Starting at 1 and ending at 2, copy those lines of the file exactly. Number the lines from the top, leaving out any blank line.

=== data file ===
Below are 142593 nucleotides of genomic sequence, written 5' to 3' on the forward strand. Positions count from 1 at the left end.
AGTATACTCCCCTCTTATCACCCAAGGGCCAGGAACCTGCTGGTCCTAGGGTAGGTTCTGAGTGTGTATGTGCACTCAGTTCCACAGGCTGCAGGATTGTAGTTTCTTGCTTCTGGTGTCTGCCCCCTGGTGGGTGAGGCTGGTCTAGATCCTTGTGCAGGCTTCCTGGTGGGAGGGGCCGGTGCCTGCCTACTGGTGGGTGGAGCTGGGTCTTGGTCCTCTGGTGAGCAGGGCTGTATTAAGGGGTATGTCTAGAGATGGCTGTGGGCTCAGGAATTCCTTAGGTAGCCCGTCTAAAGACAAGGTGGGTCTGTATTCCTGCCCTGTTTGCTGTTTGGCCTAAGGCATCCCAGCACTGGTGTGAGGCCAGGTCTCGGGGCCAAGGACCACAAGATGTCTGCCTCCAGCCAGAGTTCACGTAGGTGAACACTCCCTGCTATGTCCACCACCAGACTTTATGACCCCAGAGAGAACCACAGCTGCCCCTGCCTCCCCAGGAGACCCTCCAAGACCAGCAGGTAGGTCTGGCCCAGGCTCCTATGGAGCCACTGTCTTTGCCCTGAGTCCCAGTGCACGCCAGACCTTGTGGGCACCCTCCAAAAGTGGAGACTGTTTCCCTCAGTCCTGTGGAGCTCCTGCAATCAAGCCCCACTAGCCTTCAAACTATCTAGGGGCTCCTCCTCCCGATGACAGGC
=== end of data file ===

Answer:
Below are 142593 nucleotides of genomic sequence, written 5' to 3' on the forward strand. Positions count from 1 at the left end.
AGTATACTCCCCTCTTATCACCCAAGGGCCAGGAACCTGCTGGTCCTAGGGTAGGTTCTGAGTGTGTATGTGCACTCAGTTCCACAGGCTGCAGGATTGTAGTTTCTTGCTTCTGGTGTCTGCCCCCTGGTGGGTGAGGCTGGTCTAGATCCTTGTGCAGGCTTCCTGGTGGGAGGGGCCGGTGCCTGCCTACTGGTGGGTGGAGCTGGGTCTTGGTCCTCTGGTGAGCAGGGCTGTATTAAGGGGTATGTCTAGAGATGGCTGTGGGCTCAGGAATTCCTTAGGTAGCCCGTCTAAAGACAAGGTGGGTCTGTATTCCTGCCCTGTTTGCTGTTTGGCCTAAGGCATCCCAGCACTGGTGTGAGGCCAGGTCTCGGGGCCAAGGACCACAAGATGTCTGCCTCCAGCCAGAGTTCACGTAGGTGAACACTCCCTGCTATGTCCACCACCAGACTTTATGACCCCAGAGAGAACCACAGCTGCCCCTGCCTCCCCAGGAGACCCTCCAAGACCAGCAGGTAGGTCTGGCCCAGGCTCCTATGGAGCCACTGTCTTTGCCCTGAGTCCCAGTGCACGCCAGACCTTGTGGGCACCCTCCAAAAGTGGAGACTGTTTCCCTCAGTCCTGTGGAGCTCCTGCAATCAAGCCCCACTAGCCTTCAAACTATCTAGGGGCTCCTCCTCCCGATGACAGGC